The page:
(This article was first published in The Hindu Business Line.)

“I have always been interested in extending and reducing the focal length at which we view things. Our perception changes, depending on whether we hold something close or keep it far away from us,” said artist Jitish Kallat (45), as we sat down for a conversation at Famous Studios in Mumbai, where his multimedia installation Terranum Nuncius was on display till January 22. Presented by art galleries Nature Morte and Gallery Chemould, the exhibition is currently on view at Bikaner House in Delhi until February 19, before moving to Frist Art Museum in Nashville, US, from March 13 to June 28.

Image Source: Nature Morte

Walking into a darkened room, and around a large round table with over a hundred backlit 3D photographic transparencies, felt like tracing the orbit of a planet in the solar system. The images were not static. They blinked at me — appearing and disappearing and reappearing — and I was being made acutely aware of what it means to be a resident of Earth, a vaster sense of being that is forgotten when we cling to caste, gender, race and other markers of self-definition. The feeling became more pronounced as I heard the sounds of greetings to the universe in 55 languages, which were played on loop from speakers of the kind usually used for public announcements. It was a reminder that friendship is possible even amidst diversity.

“Distances alter not only the events and processes we witness but also our own place in the cosmos. In a world where we are accustomed to seeing things in binaries, we miss noticing how alike we are. How will we reset our sense of self when the other is not a fellow human being but an extraterrestrial life form billions of miles away?” remarked Kallat. Terranum Nuncius literally means ‘messenger from the earth’ and pays homage to a treatise called Sidereus Nuncius, written by the Italian astronomer Galileo Galilei.

The artist has drawn from the Golden Record, a time capsule of images and sounds assembled for the Voyager 1 and 2 space probes launched by the US National Aeronautics and Space Administration (NASA) in 1977. He views this epic presentation of earthly life to an unknown interstellar intelligence via a gold-plated phonographic disc as a kind of collective letter from all of us. The images include studies of human anatomy, scientific diagrams, cultural artefacts, physical expressions of care and intimacy, historical monuments and more.

Image Source: Nature Morte

These spaceships are travelling outside our solar system even today, working to establish contact with worlds that might be completely different from the one we live in. Forty years after the images were converted into sound files and uploaded onto the Golden Record, an American software engineer named Ron Barry converted the audio clips back into images. This procedure is meant to mimic the one extraterrestrial creatures would have to follow in order to see the images.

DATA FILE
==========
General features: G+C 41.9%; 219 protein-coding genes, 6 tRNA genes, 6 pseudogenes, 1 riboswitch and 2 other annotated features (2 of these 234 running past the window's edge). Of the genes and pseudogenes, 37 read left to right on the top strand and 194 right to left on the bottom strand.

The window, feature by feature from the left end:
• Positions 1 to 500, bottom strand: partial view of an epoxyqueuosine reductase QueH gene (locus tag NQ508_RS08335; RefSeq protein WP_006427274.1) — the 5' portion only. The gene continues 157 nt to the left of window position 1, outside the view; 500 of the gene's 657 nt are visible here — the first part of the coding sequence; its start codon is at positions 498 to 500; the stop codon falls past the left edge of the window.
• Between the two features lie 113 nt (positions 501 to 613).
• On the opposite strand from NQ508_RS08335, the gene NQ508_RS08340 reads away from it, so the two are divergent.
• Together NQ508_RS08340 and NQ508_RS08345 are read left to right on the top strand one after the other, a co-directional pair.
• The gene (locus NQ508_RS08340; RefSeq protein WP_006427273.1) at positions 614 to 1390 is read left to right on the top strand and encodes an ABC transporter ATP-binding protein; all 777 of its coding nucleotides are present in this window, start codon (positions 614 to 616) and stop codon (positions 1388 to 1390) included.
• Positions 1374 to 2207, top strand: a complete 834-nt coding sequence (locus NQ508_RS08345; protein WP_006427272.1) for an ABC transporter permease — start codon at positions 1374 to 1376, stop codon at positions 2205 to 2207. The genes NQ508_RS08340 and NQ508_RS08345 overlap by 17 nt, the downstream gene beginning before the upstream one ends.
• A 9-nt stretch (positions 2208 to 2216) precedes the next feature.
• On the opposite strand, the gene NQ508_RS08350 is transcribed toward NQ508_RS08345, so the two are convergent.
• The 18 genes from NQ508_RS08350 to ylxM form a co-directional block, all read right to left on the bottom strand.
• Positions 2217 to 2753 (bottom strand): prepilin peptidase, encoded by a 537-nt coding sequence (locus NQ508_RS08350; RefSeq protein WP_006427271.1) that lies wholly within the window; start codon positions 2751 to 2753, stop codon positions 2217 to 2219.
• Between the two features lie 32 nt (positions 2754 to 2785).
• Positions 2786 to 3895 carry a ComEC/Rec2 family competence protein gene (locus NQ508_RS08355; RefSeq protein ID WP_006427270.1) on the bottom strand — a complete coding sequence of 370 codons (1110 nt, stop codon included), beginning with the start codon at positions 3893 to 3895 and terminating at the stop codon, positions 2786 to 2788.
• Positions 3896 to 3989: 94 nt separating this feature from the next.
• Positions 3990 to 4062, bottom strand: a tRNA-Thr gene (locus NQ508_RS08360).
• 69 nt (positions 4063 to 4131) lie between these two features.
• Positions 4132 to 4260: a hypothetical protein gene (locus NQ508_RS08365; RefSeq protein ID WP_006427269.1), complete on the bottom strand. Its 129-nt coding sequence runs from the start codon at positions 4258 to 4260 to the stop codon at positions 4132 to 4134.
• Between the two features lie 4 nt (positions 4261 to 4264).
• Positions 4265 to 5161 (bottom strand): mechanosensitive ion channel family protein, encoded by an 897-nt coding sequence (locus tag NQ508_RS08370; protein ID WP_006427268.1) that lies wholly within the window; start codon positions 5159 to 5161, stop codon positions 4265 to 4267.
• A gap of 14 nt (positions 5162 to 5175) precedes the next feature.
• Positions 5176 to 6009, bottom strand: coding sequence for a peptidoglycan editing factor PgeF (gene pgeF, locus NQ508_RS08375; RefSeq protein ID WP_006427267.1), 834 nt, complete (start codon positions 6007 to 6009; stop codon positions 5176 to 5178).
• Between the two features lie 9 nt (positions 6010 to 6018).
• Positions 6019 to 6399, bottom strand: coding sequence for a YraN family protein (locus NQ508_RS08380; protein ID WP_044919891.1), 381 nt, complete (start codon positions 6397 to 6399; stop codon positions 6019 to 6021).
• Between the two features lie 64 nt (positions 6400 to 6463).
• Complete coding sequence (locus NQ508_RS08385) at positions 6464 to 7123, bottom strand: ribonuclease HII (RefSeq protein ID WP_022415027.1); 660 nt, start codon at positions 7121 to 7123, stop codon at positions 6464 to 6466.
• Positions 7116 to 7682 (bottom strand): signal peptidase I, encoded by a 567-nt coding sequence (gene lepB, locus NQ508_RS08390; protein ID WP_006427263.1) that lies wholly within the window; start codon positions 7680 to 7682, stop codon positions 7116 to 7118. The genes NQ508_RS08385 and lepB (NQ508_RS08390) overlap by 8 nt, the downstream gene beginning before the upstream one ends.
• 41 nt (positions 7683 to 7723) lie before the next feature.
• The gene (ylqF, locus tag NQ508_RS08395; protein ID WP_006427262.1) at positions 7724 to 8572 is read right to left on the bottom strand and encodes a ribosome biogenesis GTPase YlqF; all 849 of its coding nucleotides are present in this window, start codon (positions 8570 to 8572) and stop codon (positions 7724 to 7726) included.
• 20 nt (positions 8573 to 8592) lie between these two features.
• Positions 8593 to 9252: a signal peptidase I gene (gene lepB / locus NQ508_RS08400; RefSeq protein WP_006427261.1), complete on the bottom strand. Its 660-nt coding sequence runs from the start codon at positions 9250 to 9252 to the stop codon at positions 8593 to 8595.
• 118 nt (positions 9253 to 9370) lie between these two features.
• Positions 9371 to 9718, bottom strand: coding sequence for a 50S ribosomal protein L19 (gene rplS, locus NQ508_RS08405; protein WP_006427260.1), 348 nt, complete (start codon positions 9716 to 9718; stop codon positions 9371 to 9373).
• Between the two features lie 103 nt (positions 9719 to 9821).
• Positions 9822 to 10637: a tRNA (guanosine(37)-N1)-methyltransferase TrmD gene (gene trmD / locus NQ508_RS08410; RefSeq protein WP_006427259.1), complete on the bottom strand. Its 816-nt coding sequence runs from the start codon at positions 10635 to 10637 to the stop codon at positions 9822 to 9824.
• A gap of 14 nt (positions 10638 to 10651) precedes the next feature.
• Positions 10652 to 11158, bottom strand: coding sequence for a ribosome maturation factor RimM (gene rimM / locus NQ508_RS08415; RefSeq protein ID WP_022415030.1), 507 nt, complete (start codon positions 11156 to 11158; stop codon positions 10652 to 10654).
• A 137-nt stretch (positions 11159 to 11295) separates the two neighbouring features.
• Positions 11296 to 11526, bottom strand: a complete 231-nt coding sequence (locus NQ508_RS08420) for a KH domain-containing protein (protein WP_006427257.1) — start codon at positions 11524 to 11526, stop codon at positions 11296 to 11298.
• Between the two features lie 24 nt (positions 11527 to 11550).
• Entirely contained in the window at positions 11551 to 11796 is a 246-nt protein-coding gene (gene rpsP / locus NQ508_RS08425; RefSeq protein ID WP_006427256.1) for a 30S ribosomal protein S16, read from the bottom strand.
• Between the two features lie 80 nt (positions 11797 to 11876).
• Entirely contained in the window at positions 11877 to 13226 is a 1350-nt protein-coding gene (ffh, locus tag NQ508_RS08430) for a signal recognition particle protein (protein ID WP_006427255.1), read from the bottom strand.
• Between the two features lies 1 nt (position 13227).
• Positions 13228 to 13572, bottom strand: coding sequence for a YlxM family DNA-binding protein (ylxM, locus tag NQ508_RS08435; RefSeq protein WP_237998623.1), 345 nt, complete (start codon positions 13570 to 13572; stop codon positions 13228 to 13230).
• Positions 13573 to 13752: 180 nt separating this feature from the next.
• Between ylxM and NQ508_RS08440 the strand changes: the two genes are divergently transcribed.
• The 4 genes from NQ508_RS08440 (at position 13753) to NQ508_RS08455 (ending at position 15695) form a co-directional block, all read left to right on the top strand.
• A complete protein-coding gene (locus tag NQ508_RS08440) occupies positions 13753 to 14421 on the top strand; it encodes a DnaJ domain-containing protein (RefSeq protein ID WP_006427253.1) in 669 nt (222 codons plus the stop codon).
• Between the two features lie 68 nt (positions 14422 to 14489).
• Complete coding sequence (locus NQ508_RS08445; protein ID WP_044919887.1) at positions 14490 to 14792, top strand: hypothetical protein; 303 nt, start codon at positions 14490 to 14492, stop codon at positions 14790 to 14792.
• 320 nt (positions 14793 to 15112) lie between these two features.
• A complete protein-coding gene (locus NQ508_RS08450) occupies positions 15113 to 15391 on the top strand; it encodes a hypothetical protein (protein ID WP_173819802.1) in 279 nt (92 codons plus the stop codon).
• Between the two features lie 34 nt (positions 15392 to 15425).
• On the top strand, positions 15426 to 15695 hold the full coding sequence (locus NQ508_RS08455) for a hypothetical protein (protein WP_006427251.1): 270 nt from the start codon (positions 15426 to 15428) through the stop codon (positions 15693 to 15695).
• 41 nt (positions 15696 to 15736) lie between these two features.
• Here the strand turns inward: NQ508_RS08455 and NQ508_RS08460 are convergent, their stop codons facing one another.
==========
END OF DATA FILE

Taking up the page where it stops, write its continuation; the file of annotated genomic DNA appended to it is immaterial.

“Our location in the world is so provisional, yet all our actions come from a place of certitude. We engage with people through a lens and vocabulary that does not want to take other dimensions into account. When one feels sure, one paints a placard; when one feels doubt, one makes art,” said Kallat, who explored the epistolary form in his earlier show Covering Letter (2012), which resurrected a letter that MK Gandhi wrote to Adolf Hitler in July 1939. The former is usually depicted as an apostle of peace, and the latter an embodiment of evil. Terranum Nuncius urges us to revisit that piece of communication in the light of present realities.

Gandhi wrote, “It is quite clear that you are today the one person in the world who can prevent a war which may reduce humanity to a savage state. Must you pay that price for an object however worthy it may appear to you to be? Will you listen to the appeal of one who has deliberately shunned the method of war not without considerable success?” Surprisingly, he began the letter by addressing Hitler as ‘Dear Friend’ even as he tried to discourage the leader of the Nazi party from German aggression into Poland.

Terranum Nuncius may come across as escapist at a time when Indian citizens are out in the streets calling out an elected government for discriminatory laws, but it should be viewed in relation to a second letter from Gandhi to Hitler in December 1940 that Kallat does not refer to. In that one, Gandhi wrote, “That I address you as a friend is no formality. I own no foes. My business in life has been for the past 33 years to enlist the friendship of the whole of humanity by befriending mankind, irrespective of race, colour or creed.” He also warned Hitler about the power of non-violent resistance, a force that requires no killing or hurting.

There is no historical evidence of any response to these letters. It is also possible that these letters were intercepted by British spies before they reached Hitler in Berlin. Before I walked out, my gaze kept shifting between a solar location map projected on the wall to indicate our place in the stars and a wooden bench evoking the two hands of the Doomsday Clock that is maintained by the Bulletin of Atomic Scientists to measure our proximity to global catastrophe.

These were the questions that lingered: Does it make sense to reach out to politicians who are architects of genocide? Is dialogue possible in all situations? Can we imagine a safe space between people when there is a fundamental asymmetry of power? When human beings can develop technologies to communicate with extraterrestrials, why can’t we learn to talk to each other? Why do we fear annihilation when it is a precondition for something new to emerge?

Writer, educator and researcher

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